Don't do this.
Speaking as a developer, this sounds great. We get to rewrite that horrible old spaghetti code from scratch! We get to paid to learn a new language! There's a mandate for quality, so we can actually get the time needed to write good code!
...Oh, and there's the fact that this project will take a year or five. Speaking from a business perspective... not so great.
Of course, in reality, there's no way management will accept a realistic timeline for such a project. Instead, they'll insist on an unrealistic timeline. Put another way, they will insist (indirectly) on lowering quality. Which will end up with your developers spending a lot of time replacing legacy, presumably working spaghetti code with shiny, new, possibly not-working spaghetti code.
From your comment:
From what I understood was a decision made only from the perspective of choosing the most appropriate tools.
The 'most appropriate tools' are the tools used and understood by the majority of the Team. Adding a new tool to your toolbox is admirable... but it's a non-trivial undertaking. And, consequentially, it has a chance of failure (whether you define failure as time needed to learn or quality of code developed while learning, etc.)
Adding a new tool for the sake of expanding horizons: Good.
Adding a new tool as a dependency for an important project's success: Bad.
If you do really, truly have no choice but to rewrite an entire system in an entirely new language, then your best chance is to hire someone already experienced in that language. Or multiple someones. And you can't just point them at the problem and say 'go', either. Their job would be two-fold: to ensure quality of the product, and to disseminate their knowledge into the rest of the team.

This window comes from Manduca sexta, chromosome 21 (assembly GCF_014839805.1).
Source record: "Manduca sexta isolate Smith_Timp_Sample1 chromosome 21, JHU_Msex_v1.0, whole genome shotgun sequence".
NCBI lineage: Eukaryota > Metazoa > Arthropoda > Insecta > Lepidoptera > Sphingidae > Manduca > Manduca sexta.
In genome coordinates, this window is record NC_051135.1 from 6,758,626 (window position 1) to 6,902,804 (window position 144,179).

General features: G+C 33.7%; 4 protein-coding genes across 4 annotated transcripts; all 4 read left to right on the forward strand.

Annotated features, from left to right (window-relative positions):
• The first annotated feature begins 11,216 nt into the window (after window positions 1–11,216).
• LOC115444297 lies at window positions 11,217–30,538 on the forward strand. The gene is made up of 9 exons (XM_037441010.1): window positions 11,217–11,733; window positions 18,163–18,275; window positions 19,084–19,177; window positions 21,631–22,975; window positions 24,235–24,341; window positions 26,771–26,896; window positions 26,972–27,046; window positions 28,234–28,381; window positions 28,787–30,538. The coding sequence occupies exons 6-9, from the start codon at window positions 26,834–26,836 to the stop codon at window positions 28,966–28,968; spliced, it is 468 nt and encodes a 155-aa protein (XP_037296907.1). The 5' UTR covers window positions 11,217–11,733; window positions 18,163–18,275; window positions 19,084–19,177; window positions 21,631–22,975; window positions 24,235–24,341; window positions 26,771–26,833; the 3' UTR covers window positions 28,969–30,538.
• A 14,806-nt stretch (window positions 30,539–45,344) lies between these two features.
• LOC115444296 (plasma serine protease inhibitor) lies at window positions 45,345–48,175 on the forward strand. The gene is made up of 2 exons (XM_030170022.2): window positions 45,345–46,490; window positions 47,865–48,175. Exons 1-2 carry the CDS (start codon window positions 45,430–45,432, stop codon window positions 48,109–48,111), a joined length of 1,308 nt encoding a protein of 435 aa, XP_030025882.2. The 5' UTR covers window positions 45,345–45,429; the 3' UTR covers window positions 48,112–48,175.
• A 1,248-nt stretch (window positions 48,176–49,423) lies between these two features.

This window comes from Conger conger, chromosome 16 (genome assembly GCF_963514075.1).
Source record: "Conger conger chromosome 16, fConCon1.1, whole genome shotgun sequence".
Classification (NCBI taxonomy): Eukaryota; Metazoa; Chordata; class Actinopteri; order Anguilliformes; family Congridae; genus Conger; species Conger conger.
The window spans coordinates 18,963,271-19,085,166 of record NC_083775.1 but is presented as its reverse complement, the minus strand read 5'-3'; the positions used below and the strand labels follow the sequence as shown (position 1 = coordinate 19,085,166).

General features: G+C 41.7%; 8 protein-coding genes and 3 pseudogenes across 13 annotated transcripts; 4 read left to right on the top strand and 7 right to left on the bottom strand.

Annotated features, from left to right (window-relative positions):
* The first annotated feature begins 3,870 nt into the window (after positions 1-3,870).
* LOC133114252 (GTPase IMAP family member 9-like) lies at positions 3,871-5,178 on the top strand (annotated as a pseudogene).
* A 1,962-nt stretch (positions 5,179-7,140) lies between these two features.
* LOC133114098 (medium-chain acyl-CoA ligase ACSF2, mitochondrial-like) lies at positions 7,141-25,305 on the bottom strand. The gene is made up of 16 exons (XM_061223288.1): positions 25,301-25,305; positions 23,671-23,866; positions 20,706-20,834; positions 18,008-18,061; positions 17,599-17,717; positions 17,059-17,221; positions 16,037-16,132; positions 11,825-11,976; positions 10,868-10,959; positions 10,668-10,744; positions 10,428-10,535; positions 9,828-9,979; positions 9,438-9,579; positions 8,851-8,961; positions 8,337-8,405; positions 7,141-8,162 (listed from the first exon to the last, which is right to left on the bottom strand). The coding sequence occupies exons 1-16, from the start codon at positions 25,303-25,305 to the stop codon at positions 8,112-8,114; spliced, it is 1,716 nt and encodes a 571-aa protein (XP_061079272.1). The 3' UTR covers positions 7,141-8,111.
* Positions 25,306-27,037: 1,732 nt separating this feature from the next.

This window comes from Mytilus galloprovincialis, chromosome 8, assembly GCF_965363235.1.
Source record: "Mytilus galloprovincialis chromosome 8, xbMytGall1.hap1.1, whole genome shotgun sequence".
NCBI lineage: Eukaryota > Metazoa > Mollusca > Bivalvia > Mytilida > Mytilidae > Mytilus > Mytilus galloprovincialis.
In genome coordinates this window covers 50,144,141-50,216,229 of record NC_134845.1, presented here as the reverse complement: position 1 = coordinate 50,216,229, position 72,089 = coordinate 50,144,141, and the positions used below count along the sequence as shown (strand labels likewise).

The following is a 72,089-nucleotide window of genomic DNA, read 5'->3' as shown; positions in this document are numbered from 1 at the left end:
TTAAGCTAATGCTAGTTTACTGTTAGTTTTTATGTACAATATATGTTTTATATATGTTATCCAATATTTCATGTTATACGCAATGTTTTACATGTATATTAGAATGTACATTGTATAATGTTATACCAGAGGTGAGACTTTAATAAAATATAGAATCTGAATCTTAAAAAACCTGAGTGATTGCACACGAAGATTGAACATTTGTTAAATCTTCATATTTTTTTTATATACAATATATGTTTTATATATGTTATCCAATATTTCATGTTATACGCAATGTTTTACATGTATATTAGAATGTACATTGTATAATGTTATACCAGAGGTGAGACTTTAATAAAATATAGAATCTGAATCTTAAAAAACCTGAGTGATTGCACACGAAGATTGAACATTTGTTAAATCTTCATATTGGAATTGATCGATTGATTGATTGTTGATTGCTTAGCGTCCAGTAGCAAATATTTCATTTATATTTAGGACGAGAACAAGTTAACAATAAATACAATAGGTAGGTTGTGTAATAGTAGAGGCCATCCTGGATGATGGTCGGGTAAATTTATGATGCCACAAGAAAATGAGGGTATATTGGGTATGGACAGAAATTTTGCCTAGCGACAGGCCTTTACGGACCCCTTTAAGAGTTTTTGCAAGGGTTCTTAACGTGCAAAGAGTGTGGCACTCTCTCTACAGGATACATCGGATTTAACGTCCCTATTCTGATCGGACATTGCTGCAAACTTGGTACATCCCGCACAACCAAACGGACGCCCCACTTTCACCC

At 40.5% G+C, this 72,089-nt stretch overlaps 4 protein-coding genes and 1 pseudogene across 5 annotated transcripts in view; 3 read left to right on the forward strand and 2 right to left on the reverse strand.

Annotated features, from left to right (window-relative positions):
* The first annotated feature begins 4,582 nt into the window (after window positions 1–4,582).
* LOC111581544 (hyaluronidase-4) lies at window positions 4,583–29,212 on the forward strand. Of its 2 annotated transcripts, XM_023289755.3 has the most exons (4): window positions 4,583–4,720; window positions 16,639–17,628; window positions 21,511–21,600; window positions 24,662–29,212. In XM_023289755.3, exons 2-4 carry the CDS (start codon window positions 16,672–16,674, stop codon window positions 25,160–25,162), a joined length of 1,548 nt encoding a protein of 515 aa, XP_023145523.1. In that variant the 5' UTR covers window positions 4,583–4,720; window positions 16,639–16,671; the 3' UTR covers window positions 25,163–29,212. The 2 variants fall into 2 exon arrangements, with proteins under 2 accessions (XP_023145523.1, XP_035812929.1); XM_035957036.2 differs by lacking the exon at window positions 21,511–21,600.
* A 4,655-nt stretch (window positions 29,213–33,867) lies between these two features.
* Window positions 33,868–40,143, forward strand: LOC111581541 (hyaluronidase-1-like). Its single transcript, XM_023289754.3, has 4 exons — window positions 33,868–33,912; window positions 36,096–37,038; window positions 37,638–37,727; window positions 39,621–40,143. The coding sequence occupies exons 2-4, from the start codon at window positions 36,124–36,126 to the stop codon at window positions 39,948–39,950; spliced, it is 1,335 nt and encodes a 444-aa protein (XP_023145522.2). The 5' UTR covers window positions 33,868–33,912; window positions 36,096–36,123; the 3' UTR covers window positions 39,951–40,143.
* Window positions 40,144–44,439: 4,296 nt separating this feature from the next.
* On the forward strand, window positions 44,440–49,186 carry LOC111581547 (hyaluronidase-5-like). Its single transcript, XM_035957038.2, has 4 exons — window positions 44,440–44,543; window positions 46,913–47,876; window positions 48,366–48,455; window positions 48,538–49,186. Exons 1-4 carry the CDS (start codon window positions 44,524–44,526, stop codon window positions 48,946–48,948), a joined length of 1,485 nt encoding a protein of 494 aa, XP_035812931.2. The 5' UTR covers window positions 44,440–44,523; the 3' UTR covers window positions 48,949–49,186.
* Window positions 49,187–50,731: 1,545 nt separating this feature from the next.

Regardless, it'll be expensive and time-consuming.
Also, a part of the team would have to support the old application. Which are the best criteria to choose those? Personal option?
This seems to me like it should be a separate question, but I'll answer it here anyway. The best option is probably to do a rotation. If you rotate the people, then everyone gets some time to support/maintain the old application, so they all gain familiarity with it. If you don't rotate the people... then you'll likely have trouble keeping the ones stuck doing nonstop maintenance from quitting.